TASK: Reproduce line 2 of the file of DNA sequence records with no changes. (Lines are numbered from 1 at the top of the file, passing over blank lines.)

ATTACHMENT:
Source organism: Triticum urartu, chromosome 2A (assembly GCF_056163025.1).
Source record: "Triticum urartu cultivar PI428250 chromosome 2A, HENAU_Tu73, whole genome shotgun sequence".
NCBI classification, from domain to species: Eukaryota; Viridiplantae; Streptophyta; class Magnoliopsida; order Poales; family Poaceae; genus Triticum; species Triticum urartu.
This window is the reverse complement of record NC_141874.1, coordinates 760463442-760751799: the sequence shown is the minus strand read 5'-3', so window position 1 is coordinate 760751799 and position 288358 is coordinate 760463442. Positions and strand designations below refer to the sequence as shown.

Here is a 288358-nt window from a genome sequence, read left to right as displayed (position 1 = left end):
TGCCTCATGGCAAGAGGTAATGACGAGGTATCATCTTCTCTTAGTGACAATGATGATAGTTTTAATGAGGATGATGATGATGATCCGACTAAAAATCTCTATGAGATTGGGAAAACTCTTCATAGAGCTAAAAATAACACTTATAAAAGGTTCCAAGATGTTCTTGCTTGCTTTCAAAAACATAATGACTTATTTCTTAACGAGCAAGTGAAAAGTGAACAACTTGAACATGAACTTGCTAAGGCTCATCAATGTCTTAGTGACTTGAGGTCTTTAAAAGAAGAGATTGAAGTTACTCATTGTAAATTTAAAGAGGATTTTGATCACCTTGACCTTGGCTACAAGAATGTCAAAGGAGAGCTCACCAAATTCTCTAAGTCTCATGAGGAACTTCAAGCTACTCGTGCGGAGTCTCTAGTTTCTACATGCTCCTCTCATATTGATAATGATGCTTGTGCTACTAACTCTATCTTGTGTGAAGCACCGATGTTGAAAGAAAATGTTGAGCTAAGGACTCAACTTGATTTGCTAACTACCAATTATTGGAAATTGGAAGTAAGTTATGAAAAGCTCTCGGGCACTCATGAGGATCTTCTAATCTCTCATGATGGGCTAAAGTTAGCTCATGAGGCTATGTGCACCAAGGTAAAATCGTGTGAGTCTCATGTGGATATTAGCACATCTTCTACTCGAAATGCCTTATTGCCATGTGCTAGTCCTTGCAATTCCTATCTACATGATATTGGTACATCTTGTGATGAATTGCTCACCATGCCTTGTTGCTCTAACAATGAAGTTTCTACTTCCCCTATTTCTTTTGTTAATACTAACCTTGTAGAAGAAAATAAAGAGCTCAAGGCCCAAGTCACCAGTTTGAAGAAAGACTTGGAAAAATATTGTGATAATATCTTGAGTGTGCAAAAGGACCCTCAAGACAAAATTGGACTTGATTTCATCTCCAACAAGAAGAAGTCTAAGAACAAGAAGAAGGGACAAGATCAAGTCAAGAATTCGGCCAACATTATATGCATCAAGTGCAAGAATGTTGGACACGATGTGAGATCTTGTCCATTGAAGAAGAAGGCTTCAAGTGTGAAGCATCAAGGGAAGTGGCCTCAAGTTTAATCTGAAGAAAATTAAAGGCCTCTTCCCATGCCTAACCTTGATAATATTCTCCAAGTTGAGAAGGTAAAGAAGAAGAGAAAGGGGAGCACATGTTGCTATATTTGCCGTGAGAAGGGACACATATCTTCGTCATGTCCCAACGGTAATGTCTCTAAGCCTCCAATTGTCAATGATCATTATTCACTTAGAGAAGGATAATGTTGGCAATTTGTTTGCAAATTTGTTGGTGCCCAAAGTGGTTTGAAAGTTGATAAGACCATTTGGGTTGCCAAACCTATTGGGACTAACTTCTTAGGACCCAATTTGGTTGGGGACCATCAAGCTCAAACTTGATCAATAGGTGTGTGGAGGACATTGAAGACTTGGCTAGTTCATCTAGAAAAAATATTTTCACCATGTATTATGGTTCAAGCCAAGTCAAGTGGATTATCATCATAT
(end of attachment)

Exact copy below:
Source record: "Triticum urartu cultivar PI428250 chromosome 2A, HENAU_Tu73, whole genome shotgun sequence".